_________________________
95 MX-3 2.5L|Shell Helix Ultra 5W40|Wix 51356
04 Focus 1.8L|Wesfil Cooper WZ63|Valvoline MST 5W30
05 Kluger 3.3L|Wesfil Cooper WZ418|Magnatec 10W30 Semi Syn

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#4589046 - 11/29/17 03:50 PM Re: SAE 30 and 40 for warmer climates [Re: Linctex]
dlundblad Offline


Registered: 09/30/13
Posts: 10049
Loc: Indiana
Originally Posted By: Linctex
I ran Shell Rotella SAE 30 in my 4.6 F150 last year pulling a 9,800 lb 5th wheel RV through the hills of southern Oklahoma.

It performed wonderfully.


F150
5th wheel
9,800 lbs.

Wow. Cheers2

(Up here, I've seen 1 (one!) 1500/ F150 with a fifth wheel behind it. Usually they are the HD's. Let me tell you, that truck was working hard and squatting harder.)
_________________________
03 Jeep WJ 4.0 199k Castrol Edge 10w40 HM Fram XG16
02 Volvo S60 2.4T 177k M1 0w40 Mahle OX149D
97 Chevy Blazer 4.3 145k Rotella T5 10w30 Fram TG3980


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#4589150 - 11/29/17 06:01 PM Re: SAE 30 and 40 for warmer climates [Re: wemay]
Silk Offline


Registered: 07/26/03
Posts: 4565
Loc: New Zealand
Most people run 20W-50 in aircooled BMW twins, spans temps from minus 10 to over 30 c...but on the oil viscosity chart they also have mono grades, and have SAE 30 ranging from zero to 30 c, this is my temp zone, so am giving it some thought. There is a considerable difference in cSt @ 100c between a 20W-50 and a straight 30, but BMW thinks it's up to the job...is it ?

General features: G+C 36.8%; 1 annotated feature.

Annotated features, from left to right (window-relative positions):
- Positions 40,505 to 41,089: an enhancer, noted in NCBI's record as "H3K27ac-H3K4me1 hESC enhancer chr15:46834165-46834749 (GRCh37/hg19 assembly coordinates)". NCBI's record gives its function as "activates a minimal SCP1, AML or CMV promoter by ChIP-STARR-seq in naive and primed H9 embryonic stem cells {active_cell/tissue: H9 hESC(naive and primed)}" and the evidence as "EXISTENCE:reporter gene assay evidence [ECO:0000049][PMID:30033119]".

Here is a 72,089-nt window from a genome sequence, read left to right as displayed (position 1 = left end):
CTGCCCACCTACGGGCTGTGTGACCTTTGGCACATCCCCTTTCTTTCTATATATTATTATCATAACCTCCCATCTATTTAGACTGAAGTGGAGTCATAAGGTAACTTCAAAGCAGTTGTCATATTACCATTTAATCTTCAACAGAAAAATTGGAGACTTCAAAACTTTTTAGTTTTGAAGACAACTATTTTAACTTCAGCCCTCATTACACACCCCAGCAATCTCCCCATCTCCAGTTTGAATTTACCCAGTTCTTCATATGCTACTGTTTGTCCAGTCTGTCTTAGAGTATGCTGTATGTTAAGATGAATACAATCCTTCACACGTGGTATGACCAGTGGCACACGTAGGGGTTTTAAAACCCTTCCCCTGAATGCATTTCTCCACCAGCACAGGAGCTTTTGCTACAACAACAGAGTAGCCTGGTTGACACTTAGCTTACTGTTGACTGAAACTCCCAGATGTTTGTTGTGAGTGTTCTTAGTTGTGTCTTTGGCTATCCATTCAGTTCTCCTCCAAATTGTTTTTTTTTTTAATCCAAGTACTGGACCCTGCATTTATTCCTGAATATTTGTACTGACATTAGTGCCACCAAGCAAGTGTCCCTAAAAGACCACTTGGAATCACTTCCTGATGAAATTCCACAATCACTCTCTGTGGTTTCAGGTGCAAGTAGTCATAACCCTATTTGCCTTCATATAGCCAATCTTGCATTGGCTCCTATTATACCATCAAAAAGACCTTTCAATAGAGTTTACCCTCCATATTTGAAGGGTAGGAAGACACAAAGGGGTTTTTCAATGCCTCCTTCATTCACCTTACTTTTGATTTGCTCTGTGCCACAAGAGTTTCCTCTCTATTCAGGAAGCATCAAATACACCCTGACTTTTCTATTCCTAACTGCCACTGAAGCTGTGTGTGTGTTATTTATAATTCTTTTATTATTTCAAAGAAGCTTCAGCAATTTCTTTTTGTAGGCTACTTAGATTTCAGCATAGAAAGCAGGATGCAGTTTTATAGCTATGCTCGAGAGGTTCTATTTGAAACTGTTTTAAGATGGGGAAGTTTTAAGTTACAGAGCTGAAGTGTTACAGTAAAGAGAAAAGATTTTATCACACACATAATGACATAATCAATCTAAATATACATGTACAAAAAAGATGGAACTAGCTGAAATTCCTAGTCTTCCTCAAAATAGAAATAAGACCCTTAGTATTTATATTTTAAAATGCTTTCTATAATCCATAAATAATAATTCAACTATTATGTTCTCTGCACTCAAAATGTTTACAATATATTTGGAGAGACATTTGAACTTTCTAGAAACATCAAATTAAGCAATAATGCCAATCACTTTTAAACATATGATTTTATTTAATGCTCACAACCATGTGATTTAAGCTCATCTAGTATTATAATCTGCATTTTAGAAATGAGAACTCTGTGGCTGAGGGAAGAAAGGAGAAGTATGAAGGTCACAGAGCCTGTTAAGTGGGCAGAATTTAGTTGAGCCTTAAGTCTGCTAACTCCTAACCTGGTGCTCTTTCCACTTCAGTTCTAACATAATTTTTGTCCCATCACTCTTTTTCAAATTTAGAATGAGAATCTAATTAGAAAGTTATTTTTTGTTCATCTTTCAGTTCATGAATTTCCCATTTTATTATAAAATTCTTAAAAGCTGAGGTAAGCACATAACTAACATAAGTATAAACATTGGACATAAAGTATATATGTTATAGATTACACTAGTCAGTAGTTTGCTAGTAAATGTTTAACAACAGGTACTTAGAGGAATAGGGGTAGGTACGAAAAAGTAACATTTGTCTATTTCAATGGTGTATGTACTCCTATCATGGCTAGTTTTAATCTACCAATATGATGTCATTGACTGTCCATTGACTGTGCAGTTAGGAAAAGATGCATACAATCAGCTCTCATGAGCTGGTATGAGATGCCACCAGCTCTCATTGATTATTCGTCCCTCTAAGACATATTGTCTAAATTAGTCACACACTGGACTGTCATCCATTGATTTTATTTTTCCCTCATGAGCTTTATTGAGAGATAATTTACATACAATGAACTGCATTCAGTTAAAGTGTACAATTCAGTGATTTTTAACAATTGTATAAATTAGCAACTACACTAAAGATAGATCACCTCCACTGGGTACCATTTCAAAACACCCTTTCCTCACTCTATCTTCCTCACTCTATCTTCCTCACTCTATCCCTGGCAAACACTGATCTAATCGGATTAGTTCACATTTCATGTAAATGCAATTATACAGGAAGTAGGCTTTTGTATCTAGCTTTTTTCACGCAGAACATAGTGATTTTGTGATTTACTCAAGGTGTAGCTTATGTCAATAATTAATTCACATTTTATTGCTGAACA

_________________________
1987 BMW R65 - Penrite V Twin 20/50
2005 Nissan Expert - Gulf Western 10W-40
1996 Volvo T5 - Penrite HPR15 - 15W-60. Ryco syntec filter.

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#4589244 - 11/29/17 07:23 PM Re: SAE 30 and 40 for warmer climates [Re: SR5]
Garak Online   content


Registered: 12/05/09
Posts: 24601
Loc: Regina, Saskatchewan, Canada
Originally Posted By: SR5
For me in Oz they are hard to find, over priced when you do find them, and often only SG or SJ rated.

This is the problem, too. As per my rants about needing to buy oil in sale in Canada, the sales are usually on monogrades. You might find a jug of PYB for $12.88 or whatever for 5 quarts. That will be 5w-20, 5w-30, and 10w-30 (and maybe not even 10w-30). There are no PYB SAE 30 5 quart jugs on the shelf.

One could get a 5 gallon pail of Walmart's house brand monograde or go to a distributor, and get a reasonable price in both instances, but that's a lot of oil for some people. Of course, our Walmarts sell SAE 30 in 5 gallon pails, but from what I understand, Walmarts in Texas don't (house brands are different in the two countries), where it would actually be a reasonable product to use.
_________________________
Plain, simple Garak.

2008 Infiniti G37 - Shell ROTELLA T6 Multi-Vehicle 5w-30, NAPA Gold 7356
1984 F-150 4.9L - Quaker State GB 10w-30, Wix 51515